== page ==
33. K. Kuzmenko, P. Vines, A. Halimi, R. J. Collins, A. Maccarone, A. McCarthy, Z. M. Greener, J. Kirdoda, D. C. S. Dumas, L. Ferre Llin, M. M. Mirza, R. W. Millar, D. J. Paul, and G. S. Buller, “3D LIDAR imaging using Ge-on-Si single-photon avalanche diode detectors,” Opt. Express 28, 1330–1344 (2020). [CrossRef]  

34. J. H. McLeod, “The axicon: a new type of optical element,” J. Opt. Soc. Am. 44, 592 (1954). [CrossRef]  

35. A. Vijayakumar and S. Bhattacharya, Design and fabrication of diffractive optical elements with MATLAB (SPIE, 2017).

36. M. R. Taghizadeh, P. Blair, B. Layet, I. M. Barton, A. J. Waddie, and N. Ross, “Design and fabrication of diffractive optical elements,” Microelectron. Eng. 34, 219–242 (1997). [CrossRef]  

37. J. Yeom, Y. Wu, J. C. Selby, and M. A. Shannon, “Maximum achievable aspect ratio in deep reactive ion etching of silicon due to aspect ratio dependent transport and the microloading effect,” J. Vac. Sci. Technol. B 23, 2319 (2005). [CrossRef]  

38. E. Hecht, Optics (Addison-Wesley, 1998).

39. SPADlab, Microelectronic Single-Photon 3D Imaging Arrays for low-light high-speed Safety and Security Applications (MiSPIA), 2019, http://www.everyphotoncounts.com/mispia/.

40. I. H. Malitson, “Interspecimen comparison of the refractive index of fused silica,” J. Opt. Soc. Am. 55, 1205–1209 (1965). [CrossRef]  

41. J. Richardson, R. Walker, L. Grant, D. Stoppa, F. Borghetti, E. Charbon, M. Gersbach, and R. Henderson, “A 32x32 50ps resolution 10 bit time to digital converter array in 130nm CMOS for time correlated imaging,” in Proceedings of IEEE Conference on Custom Integrated Circuits, New York, USA (IEEE, 2009), pp. 77–80.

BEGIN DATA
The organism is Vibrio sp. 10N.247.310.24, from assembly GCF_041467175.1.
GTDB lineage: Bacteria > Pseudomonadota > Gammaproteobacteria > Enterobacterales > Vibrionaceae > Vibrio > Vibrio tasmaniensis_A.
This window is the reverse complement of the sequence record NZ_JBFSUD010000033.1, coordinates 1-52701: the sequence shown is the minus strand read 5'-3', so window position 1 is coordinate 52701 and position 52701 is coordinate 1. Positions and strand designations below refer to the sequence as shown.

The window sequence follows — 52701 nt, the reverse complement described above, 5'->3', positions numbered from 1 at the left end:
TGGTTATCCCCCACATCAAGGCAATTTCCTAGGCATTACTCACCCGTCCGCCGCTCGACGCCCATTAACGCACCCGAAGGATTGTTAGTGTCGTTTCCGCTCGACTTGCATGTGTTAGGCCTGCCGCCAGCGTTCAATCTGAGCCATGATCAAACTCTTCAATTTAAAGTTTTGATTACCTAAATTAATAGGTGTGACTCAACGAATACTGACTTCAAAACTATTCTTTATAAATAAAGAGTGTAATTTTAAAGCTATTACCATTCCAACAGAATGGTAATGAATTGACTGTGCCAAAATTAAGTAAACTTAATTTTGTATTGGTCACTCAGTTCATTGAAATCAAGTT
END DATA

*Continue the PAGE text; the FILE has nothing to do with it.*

42. MEGAFRAME Project, Smart Equipment Technology, 2019, http://www.megaframe.eu/.

43. S. Donati, G. Martini, and M. Norgia, “Microconcentrators to recover fill-factor in image photodetectors with pixel on-board processing circuits,” Opt. Express 15, 18066–18075 (2007). [CrossRef]  

44. P. W. R. Connolly, X. Ren, R. K. Henderson, and G. S. Buller, “Hot pixel classification of single-photon avalanche diode detector arrays using a log-normal statistical distribution,” Electron. Lett. 55, 1004–1006 (2019). [CrossRef]  

45. S. Donati, G. Martini, and E. RandoneMartini, “Improving photodetector performance by means of microoptics concentrators,” J. Lightwave Technol. 29, 661–665 (2011). [CrossRef]  

46. C. T. Pan, M. F. Chen, P. J. Cheng, Y. M. Hwang, S. D. Tseng, and J. C. Huang, “Fabrication of gapless dual-curvature microlens as a diffuser for a LED package,” Sens. Actuators A 150, 156–167 (2009). [CrossRef]  

47. M. V. Nemallapudi, S. Gundacker, P. Lecoq, E. Auffray, A. Ferri, A. Gola, and C. Piemonte, “Sub-100 ps coincidence time resolution for positron emission tomography with LSO:Ce codoped with Ca,” Phys. Med. Biol. 60, 4635–4649 (2015). [CrossRef]  

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References

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  1. C. Scarcella, A. Tosi, F. Villa, S. Tisa, and F. Zappa, “Low-noise low-jitter 32-pixels CMOS single-photon avalanche diodes array for single-photon counting from 300 nm to 900 nm,” Rev. Sci. Instrum. 84, 123112 (2013).